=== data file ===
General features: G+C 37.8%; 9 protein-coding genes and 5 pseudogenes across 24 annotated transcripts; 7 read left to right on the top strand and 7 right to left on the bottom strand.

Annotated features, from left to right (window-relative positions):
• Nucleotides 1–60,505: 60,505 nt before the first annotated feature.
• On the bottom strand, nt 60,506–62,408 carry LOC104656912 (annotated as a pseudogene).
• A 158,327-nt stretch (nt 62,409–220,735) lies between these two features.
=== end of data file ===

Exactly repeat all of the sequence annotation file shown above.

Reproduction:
General features: G+C 37.8%; 9 protein-coding genes and 5 pseudogenes across 24 annotated transcripts; 7 read left to right on the top strand and 7 right to left on the bottom strand.

Annotated features, from left to right (window-relative positions):
• Nucleotides 1–60,505: 60,505 nt before the first annotated feature.
• On the bottom strand, nt 60,506–62,408 carry LOC104656912 (annotated as a pseudogene).
• A 158,327-nt stretch (nt 62,409–220,735) lies between these two features.